A Crain's Chicago Business article highlights one of the quiet growing pains of Walmart's new urban endeavor -- coming in at almost twice the budget and taking more than twice the allotted time to complete construction thanks to set-sides for diversity contractors. Yet not everyone benefited from the company's diversity program -- including diversity suppliers themselves. As Crain's suggests, we see that "as Walmart revs up for a store-building spree in Chicago, a look into its first construction project in the city shows the benefits to minority contractors didn't match the hype."
According to the article (sorry, it's in print only, so no links!), Walmart hired Margaret Garner, owner of construction company Broadway Consolidated in 2005 as the "first black woman contractor to build one of its stores," and she was "hailed as a symbol of the benefits local businesses and minority communities would reap from the retail giant's push into Chicago." Six years later, her company is bankrupt, and most of the work on the project actually went to non-minority firms.
Part of the reason the project was even able to go forward at all was because "Walmart's pitch to city leaders emphasized not just the jobs the store would create, but also the opportunities for minority contractors to help build it" and that "to crack city markets like Chicago, it needed to present a more multicultural image." What ended up happening, however, is that several of the minority subcontractors hired by Ms. Garner ended up "farming out substantial work to a non-minority company," and while 57% of contracts went to minority or woman-owned firms (which far exceeds the city requirement of 24%), no records of the total hires could be found, and several people interviewed expressed concern at the lack of actual verifications in this area.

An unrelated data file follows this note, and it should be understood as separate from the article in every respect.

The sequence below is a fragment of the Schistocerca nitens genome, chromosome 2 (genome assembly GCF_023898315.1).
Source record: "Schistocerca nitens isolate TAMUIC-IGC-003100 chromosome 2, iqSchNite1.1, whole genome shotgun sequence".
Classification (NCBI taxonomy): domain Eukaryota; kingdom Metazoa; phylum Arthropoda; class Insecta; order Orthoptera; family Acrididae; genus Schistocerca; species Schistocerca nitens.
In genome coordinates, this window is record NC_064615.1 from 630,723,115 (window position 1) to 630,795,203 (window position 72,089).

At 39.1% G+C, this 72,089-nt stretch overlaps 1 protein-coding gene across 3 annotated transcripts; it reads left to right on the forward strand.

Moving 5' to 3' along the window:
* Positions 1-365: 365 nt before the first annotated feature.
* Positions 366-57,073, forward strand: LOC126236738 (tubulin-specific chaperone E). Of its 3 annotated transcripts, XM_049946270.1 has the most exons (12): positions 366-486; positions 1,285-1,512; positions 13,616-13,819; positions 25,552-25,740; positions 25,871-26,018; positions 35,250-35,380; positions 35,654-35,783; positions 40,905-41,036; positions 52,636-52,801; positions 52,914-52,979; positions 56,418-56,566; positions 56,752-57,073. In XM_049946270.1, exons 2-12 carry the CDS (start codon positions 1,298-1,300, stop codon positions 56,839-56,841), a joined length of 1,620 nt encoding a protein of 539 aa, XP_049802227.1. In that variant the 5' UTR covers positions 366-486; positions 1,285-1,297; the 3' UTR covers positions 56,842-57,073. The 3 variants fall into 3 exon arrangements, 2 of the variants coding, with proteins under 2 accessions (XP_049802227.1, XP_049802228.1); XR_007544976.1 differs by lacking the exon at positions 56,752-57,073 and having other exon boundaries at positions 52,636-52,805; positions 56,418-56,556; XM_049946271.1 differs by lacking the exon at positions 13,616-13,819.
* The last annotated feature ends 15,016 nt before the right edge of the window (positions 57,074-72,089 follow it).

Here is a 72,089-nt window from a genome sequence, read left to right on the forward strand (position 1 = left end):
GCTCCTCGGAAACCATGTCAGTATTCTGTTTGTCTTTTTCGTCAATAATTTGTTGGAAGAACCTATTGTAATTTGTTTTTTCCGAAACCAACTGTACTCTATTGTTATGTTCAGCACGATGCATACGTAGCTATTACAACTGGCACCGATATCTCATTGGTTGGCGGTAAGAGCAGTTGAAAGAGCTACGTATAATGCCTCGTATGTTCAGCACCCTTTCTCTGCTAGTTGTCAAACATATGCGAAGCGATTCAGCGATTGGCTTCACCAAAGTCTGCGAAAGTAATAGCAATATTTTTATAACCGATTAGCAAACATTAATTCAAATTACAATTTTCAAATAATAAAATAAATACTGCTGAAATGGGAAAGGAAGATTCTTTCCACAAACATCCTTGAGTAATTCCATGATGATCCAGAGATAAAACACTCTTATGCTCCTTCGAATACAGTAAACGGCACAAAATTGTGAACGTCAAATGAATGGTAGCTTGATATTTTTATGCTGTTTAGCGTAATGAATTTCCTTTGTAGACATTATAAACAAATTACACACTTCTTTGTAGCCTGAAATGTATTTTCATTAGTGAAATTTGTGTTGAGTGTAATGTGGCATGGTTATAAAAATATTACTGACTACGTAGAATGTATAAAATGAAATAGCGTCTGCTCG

Finding the firms in the first place may have been the ultimate problem -- "There are only a handful of big, minority owned general contractors in Chicago" and "A study commissioned by the city in 2009 found that minority-owned firms account for 13.3% of the industry, while women-owned firms account for 11.8%." Building in a city with such strict requirements as Chicago is risky business, as is working with a super-corporation with rigid standards like Walmart. General contractors must have high-level executive and political contacts as well as connections to "subcontractors, unions, and tradesmen." Plus, "they often have to take out surety bonds, which work like personal guarantees, for the entire amount of the project." As this project went $10 million over budget, "contractors filed liens for unpaid claims totaling $4.4 million...most were paid eventually, although some accepted lesser amounts."
Was Garner's firm the right choice for the job? Obviously not, as the results show. Was it because it was a minority owned firm? Absolutely not -- Broadway Consolidated simply lacked the experience of working with large-scale companies like Walmart, and it showed. All firms should obviously make an effort to include woman and minority owned firms in their sourcing operations, but should also play to the strengths of a firm based on its long-term proven performance and how it will drive results, not on who owns it. Walmart will now require "general contractors on all future projects to use an online system that tracks the amount of work done by minority and women owned firms." We'll see how the new sites in Chatham and the West Loop go, I suppose.
- Sheena Moore